(7) the historic transfer of wealth from everyone else to the elite, as noted by (Republican) Kevin Jarvis, is apparently not only to continue but to be encouraged. NO thank you. Might as well have voted for Hillary or anyone else.
(8) Nope. Those are the only seven. But they're very real. And this Bill Clintonesqe corporate ass kissing ain't gonna result in any support when we get another chance.

SO GET OFF THE FUCKING HOOF AND STAND FOR SOMETHING (like the election rhetoric)!!!!!




Well at least he said it respectfully. And with love. (Kidding.)

Here's my initial response:

Hi Clayton,

With respect, I have to disagree - especially with point number 7. In economic terms, Barack has already been the most progressive President since FDR - the stimulus plan alone has given hundreds of billions of dollars to the poorest Americans, and by abolishing the Bush tax cuts and making further targetted tax hikes to the very wealthy, Obama has already put his money where his mouth is in terms of economic redistribution. His budget is ten times more money on, for example, early childhood education for the poor as AIG is paying out in bonuses.

Am I angry that those AIG Assholes are getting this money? Hell yes - they should be fired, right now, not rewarded. I am still inclined to hope they will be. But there was some reason to believe that these assholes' contracts, if broken, would have wound up with lawsuits resulting in triple the initial amount paid. I think Geithner, rightly or wrongly, calculated that it wasn't worth that risk.

Still, in terms of the scale of the things - the extraordinary investment that Obamam is making in our national infrastructure simply isn't comparable to things like these bonuses.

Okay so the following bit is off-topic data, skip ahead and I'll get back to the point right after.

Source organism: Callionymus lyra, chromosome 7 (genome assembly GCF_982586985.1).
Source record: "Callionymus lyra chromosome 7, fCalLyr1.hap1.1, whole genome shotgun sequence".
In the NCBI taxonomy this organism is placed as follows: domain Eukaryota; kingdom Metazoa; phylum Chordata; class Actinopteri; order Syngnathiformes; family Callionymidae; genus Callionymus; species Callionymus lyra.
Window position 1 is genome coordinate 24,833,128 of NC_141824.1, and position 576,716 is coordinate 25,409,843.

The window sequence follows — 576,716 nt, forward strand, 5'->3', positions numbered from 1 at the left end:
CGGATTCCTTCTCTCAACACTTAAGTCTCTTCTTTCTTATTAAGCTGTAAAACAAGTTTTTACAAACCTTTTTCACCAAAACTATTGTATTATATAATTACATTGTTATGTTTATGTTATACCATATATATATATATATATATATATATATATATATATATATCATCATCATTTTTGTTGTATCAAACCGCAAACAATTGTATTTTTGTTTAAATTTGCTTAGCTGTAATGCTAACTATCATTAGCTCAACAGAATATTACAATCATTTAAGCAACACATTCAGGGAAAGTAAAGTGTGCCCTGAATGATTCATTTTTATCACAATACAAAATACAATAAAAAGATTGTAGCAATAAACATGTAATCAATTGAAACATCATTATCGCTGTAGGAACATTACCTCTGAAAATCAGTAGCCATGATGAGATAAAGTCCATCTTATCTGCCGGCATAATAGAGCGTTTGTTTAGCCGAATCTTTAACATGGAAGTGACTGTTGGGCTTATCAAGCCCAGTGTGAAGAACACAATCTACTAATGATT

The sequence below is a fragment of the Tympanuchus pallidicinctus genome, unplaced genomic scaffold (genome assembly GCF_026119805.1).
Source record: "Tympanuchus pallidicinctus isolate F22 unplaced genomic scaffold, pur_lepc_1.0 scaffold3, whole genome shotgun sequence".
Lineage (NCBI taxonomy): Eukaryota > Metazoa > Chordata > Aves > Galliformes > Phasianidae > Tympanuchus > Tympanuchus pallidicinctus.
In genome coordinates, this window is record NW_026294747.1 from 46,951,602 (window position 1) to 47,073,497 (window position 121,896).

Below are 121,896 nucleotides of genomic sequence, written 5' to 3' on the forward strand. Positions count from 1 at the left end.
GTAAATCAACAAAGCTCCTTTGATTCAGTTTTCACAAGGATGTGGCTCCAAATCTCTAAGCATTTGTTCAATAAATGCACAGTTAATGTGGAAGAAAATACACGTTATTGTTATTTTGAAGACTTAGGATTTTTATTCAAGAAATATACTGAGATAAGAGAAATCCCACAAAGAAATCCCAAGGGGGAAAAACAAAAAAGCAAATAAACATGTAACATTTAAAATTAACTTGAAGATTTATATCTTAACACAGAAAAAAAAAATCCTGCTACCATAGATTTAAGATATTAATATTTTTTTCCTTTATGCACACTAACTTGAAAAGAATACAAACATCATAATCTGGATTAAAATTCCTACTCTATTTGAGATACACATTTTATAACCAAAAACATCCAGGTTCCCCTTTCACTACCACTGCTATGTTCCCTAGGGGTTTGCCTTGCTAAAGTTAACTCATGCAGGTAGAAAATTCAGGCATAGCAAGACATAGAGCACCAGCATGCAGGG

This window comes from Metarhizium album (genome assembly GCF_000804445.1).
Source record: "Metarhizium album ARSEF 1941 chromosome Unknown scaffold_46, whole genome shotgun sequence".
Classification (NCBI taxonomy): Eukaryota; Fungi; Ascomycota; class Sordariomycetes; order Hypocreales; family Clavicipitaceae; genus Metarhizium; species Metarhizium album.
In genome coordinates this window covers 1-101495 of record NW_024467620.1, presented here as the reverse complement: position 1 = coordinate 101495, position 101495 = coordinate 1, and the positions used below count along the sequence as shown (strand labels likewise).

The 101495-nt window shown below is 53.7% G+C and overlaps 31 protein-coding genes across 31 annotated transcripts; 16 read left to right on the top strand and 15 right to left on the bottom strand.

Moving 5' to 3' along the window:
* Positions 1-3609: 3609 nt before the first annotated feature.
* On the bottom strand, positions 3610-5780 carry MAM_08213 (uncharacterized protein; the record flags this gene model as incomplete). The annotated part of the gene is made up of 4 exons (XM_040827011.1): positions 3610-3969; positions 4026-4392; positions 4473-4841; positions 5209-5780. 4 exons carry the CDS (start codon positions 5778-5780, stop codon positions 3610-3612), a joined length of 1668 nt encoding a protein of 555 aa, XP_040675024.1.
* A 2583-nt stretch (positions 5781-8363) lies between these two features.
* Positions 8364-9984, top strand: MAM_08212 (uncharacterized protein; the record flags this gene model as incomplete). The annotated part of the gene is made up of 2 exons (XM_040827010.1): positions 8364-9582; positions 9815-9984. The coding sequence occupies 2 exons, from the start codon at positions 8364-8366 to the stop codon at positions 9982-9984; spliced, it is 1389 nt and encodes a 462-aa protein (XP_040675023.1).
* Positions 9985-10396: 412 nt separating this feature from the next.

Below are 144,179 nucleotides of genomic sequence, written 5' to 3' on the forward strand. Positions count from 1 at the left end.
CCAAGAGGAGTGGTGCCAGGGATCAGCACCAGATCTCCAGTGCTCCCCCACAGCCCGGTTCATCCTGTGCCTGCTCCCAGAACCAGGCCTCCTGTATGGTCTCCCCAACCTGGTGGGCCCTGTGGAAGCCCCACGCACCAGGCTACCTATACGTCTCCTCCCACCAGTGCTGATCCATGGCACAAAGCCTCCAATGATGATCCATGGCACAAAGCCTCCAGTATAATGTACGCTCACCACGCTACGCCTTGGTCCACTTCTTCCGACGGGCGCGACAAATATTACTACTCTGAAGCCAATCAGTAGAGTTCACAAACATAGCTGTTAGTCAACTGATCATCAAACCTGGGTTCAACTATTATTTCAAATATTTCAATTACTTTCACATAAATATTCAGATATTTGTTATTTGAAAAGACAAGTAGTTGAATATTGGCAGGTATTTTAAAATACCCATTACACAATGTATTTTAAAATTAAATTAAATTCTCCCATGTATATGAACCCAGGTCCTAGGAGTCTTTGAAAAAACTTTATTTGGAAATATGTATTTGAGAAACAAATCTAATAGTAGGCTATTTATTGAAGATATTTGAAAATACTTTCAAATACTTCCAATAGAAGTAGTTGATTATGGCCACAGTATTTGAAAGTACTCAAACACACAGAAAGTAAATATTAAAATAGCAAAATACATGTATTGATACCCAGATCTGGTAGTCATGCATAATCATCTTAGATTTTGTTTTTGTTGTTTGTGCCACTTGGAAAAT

And finally, in terms of the overall financial bailout package - including AIG's - I hate giving the bosses of these companies one thin dime (the don't deserve it, I agree). But Obama has his finger in the dyke right now trying to prevent the entire US economy from literally collapsing overnight. I don't know yet whether he and his team are doing the right thing here, but I don't actually believe you know that for sure yet either - I can't even get my head around what would happen if the US financial system collapsed entirely - the consequences are simply beyond my comprehension. But I don't believe it would only, or even mainly, be fat cats and wall street types who would suffer. I'm willing to cut him a little bit of slack here.

In any case, the budget is a separate issue - and the budget is unabashedly a progressive vision. All progressives should get behind it - the Right would love to distract us from our progressive goals by ginning up populist outrage, but I am not going to let it happen.

With very best wishes and kind regards,


His response:

Hey Karin,

Thank you for your thoughtful and immediate response. I take it that we're both venting! So I would add:

> point number 7. In economic terms, Barack has already been
> the most progressive President since FDR